Russian President Vladimir Putin and US President Donald Trump (AP)
Tensions between the US and Russia have roiled the world. Recently, the two countries have expelled diplomats, shut consular offices, conducted massive military drills, and waged secret cyberwars against each other. This standoff is getting worse with each passing day.
Just a few months ago Presidents Donald Trump and Vladimir Putin exchanged warm words of admiration with each other, something that deeply impressed people all over the world. Now, people are baffled by this falling-out and the sudden return of animosity. Are the Trump administration and Russia off to a mercurial relationship?
At first, Trump and Putin seemed to have a warm personal relationship. They genuinely admired each other and hit it off well.
Putin wants to rejuvenate Russia, a country that has been reeling since the collapse of the Soviet Union, but progress is far too slow. He sees in Trump, a no-nonsense businessman-turned-president, a precious opportunity to improve things for Russia. The United States, in Trump’s eyes, has suffered numerous setbacks in the 21st century - the 9/11 terrorist attacks, the costly war in Iraq, shrinking American power in the wake of the 2008 financial crisis. But none of these things were Russia’s fault. Trump therefore decided to make up with Russia, turning his back on the policies of previous administrations.
Both countries also face similar problems, including the downsides of economic globalization, international terrorism, nuclear weapons proliferation, climate change, and ecological degradation. It’s in their interests to work together to deal with these challenges.
In short, Trump wants to make America great again and Putin wants to make Russia a first-class world power. But neither can succeed if their countries are locked in an antagonistic relationship with each other for a long time.
But problems soon arose between the two countries. These problems can be traced to three factors: national interests, great power status, and global influence.
Many, including in the US and Russia, doubted that their rapprochement would last, as there were deep-seated structural issues between the two countries.
Trump’s goodwill towards Russia lacks public support at home. Strong resistance is widespread.
Russia has long since recognized America’s sole superpower status and global influence. For example, Russia made concessions to the US on Afghan and even Central Asian issues. But it refuses to be dictated to or ordered about by the US. The US is reluctant to see a nuclear-armed, resource-rich Russia, much less another Soviet Union, challenge its supremacy.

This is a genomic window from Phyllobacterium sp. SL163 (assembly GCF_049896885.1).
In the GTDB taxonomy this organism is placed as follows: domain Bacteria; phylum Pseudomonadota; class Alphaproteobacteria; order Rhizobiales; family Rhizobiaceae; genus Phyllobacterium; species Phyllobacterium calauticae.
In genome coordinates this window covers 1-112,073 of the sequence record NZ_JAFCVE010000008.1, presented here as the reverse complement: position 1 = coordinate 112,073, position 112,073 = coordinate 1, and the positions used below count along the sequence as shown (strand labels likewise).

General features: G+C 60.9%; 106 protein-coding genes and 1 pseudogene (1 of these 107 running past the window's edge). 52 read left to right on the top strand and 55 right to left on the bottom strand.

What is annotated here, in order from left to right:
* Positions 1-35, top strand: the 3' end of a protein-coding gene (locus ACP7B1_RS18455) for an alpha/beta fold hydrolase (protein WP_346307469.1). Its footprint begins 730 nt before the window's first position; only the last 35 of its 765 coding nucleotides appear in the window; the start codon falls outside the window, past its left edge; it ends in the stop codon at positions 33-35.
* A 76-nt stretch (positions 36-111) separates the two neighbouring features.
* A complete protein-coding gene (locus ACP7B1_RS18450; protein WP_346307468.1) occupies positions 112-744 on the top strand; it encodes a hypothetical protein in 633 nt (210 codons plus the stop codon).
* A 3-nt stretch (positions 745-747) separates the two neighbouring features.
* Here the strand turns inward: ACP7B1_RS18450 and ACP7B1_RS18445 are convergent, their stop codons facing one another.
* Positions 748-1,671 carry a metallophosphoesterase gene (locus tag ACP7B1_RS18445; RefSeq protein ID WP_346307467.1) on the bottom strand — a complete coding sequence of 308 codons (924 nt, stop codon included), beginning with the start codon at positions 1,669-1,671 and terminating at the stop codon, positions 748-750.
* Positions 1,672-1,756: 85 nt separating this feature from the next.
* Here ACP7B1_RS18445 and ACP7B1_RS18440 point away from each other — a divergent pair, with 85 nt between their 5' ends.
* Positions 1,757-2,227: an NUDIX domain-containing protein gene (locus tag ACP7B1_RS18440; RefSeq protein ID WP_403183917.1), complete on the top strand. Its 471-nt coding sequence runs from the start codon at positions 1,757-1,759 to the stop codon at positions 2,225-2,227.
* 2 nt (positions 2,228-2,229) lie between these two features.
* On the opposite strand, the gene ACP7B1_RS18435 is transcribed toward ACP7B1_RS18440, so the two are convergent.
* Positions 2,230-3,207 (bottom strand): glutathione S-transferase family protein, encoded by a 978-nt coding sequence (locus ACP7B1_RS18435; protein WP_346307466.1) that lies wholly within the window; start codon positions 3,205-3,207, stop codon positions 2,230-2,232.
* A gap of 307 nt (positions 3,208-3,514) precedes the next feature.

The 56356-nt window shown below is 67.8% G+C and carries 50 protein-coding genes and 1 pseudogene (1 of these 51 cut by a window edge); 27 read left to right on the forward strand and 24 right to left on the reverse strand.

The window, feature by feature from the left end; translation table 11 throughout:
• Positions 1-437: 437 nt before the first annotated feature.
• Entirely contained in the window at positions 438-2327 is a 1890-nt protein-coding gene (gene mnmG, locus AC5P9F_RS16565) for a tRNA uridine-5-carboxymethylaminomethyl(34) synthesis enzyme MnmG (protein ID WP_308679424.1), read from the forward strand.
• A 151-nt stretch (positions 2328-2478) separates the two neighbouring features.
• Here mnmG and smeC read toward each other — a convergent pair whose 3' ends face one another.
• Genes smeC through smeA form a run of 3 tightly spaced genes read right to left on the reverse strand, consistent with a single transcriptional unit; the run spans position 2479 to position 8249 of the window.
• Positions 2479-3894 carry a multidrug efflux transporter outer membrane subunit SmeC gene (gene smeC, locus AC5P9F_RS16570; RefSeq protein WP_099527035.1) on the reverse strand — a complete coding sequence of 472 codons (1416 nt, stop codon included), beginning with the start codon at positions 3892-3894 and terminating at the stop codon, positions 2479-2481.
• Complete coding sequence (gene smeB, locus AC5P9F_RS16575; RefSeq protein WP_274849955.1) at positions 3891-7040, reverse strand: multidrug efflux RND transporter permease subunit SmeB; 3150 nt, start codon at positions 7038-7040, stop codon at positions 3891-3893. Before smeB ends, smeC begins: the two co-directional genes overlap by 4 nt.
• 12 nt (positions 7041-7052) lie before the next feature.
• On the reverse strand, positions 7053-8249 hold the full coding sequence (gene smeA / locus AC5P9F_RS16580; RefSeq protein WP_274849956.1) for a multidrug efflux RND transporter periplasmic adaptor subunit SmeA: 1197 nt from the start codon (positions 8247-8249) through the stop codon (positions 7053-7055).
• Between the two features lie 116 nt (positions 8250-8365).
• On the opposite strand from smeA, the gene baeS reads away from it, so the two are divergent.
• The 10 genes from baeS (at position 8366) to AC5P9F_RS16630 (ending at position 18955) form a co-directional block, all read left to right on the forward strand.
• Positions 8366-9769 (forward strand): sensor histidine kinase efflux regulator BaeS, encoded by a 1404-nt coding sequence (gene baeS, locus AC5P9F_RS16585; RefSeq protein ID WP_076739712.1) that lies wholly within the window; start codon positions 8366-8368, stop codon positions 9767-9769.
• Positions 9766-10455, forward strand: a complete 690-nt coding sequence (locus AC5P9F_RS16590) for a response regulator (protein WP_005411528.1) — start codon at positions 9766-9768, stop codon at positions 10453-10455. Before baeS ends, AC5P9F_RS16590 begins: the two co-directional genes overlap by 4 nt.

The two countries also have some old unsettled scores, like with regard to Ukraine, as well as some new scores, like in the Middle East.
At the global level, though US supremacy and global influence has dwindled somewhat, it retains enough hard power to keep a rising Russia at bay.
Given these issues, it is no wonder the relationship is complicated.
What “adhesives” are needed to bind the US and Russia together? What’s missing in US-Russia relations is sincerity, trust, and vision. Sincerity brings trust, and sincerity comes from vision. At the beginning of the 21st century, American and Russian leaders made a joint commitment to “usher in a new era of friendship” with a “new type of strategic relationship” whereby “neither would regard the other as an enemy or source of threat.” These high-sounding statements have not been fulfilled. By contrast China-Russia relations are characterized by trustworthiness and consistency in words and deeds.
The US and Russia should borrow a page from the way China conducts its relations with Russia. At the very least, each should respect the other side when the latter pursues its interests and defends its dignity. It is unavoidable for countries to have differences. They can address whatever problems they have on an equal footing and seek reasonable solutions.
Peace serves both while confrontation hurts both. This applies to everyone in the conduct of international relations. US-Russia relations are no exception.
Where will US-Russia relations go from here? Looking at the 20-odd years of post-Cold War history, we can see that the US and Russia have never stopped their rivalry, nor their cooperation. For the time being, the former part seems to dominate the relationship. But it is only temporary. Western sanctions on Russia, though causing considerable difficulties for the Russian economy, have not done fatal harm, nor made a dent on Putin’s high popularity rating. Sanctions are a double-sided sword and it is hard to think that those who impose sanctions can escape the blowback unscathed. An old Chinese saying goes, “one will think of pain only after he has suffered it.” Perhaps the US and Russia will consider changing course after they have suffered enough from their current choice. These two countries, it should be remembered, fought shoulder to shoulder in World War II against their common enemy.
This writer is reminded of some old lessons. Strategically, the US and Russia need each other. They enlist support from each other but keep each other at arm’s length at the same time. Which side will dominate depends on shifting circumstances. When the need for mutual support grows, the relationship appears more cooperative. But when the need to shun each other grows, the relationship appears more contentious. At present, the two countries still need each other to fight international terrorism, stop nuclear proliferation, resist climate change, and to address a host of other global challenges. The recent falling-out will be a short-lived. There is reason to expect a turn for the better in US-Russia relations.